The US Government Accountability Office (GAO) is supporting privately funded space company Blue Origin in its legal battle with the Air Force, according to Reuters. The dispute relates to the multi-billion contest Launch Services Procurement (LSP) Phase 2 launched in May 2019.
At the moment of launch the exact contract value was not revealed. The Air Force announced that the two winners will be responsible for the Pentagon's next 34 launches of defence satellites from 2022 to 2027.
Blue Origin, owned by billionaire and Amazon founder Jeff Bezos, was among the companies who submitted bids for the contracts by the Air Force’s proposal deadline, August 1, 2019. The other three companies were Northrop Grumman, United Launch Alliance, and SpaceX.
The company claimed that the Air Force programme “contains a number of flaws preventing offerers from intelligently preparing their proposals” and “squashes nascent competition by locking out non-selected providers for over five years”.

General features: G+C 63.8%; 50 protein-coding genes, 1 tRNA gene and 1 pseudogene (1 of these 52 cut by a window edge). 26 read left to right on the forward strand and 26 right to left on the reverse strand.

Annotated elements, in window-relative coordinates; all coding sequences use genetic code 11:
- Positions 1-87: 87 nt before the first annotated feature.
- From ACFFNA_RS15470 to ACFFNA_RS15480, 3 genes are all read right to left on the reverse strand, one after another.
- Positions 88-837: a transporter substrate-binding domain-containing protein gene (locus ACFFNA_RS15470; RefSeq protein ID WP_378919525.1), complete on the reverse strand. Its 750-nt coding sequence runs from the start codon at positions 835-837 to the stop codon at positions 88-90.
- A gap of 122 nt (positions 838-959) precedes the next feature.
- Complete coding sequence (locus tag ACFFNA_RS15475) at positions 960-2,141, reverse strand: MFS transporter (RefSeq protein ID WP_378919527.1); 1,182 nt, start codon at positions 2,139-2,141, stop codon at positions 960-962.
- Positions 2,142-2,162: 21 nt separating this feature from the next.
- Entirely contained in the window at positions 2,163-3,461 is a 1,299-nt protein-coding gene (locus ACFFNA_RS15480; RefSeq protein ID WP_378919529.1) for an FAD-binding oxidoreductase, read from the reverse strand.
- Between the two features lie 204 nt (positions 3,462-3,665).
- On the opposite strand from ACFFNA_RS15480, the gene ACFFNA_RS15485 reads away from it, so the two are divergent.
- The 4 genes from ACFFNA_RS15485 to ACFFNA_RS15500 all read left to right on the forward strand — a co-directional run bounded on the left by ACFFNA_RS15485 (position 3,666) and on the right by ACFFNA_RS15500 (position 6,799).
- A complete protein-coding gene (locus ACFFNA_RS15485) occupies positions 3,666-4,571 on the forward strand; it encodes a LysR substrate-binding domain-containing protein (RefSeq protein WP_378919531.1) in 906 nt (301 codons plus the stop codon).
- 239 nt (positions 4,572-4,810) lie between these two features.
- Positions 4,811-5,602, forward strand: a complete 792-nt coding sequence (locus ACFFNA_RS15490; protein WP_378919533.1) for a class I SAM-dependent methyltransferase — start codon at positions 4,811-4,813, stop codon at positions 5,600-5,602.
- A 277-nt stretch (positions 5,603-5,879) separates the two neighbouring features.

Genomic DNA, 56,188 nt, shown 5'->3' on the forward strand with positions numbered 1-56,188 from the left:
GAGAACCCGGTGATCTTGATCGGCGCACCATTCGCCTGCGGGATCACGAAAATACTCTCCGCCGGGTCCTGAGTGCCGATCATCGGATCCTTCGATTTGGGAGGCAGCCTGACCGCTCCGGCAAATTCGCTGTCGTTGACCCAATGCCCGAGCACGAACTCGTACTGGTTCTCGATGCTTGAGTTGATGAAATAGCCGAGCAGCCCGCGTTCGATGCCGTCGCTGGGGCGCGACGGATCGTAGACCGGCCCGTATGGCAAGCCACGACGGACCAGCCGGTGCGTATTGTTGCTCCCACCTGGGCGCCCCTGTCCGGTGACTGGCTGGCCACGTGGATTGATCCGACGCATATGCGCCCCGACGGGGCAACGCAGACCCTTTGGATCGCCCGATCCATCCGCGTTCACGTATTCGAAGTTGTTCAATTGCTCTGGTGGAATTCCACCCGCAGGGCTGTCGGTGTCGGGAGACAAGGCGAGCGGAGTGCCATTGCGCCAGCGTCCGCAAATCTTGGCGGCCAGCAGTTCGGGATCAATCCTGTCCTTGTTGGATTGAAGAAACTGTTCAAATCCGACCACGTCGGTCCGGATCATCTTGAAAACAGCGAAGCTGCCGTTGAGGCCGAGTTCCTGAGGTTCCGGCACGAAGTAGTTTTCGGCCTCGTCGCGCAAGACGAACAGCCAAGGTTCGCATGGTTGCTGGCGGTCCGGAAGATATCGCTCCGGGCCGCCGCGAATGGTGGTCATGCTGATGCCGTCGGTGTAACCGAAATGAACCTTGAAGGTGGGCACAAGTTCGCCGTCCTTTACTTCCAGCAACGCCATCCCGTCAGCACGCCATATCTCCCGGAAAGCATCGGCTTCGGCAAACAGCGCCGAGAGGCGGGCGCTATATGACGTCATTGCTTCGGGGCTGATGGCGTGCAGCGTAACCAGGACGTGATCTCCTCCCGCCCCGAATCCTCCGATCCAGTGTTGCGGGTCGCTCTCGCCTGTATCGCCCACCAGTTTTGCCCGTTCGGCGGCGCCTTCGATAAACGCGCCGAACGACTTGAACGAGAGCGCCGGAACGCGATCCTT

More recently, the GAO agreed that the Air Force's basis for award is not compatible with applicable procurement law and regulation. The regulator recommended the military agency to change the rules of the solicitation.
If the Air Force refuses to follow the recommendation, it would be the first disagreement in four years. In this case the US Congress would be obliged to intervene in the conflict.
According to Reuters, the Air Force does not plan to revise the terms of LSP contract, as it believes its approach is open for competition.
This is not the first time that the company affiliated with Bezos is pushed out of state contracts. In November, Amazon challenged the Pentagon's decision to grant a $10bn (£7.8bn, €9.1bn) cloud contract to Microsoft.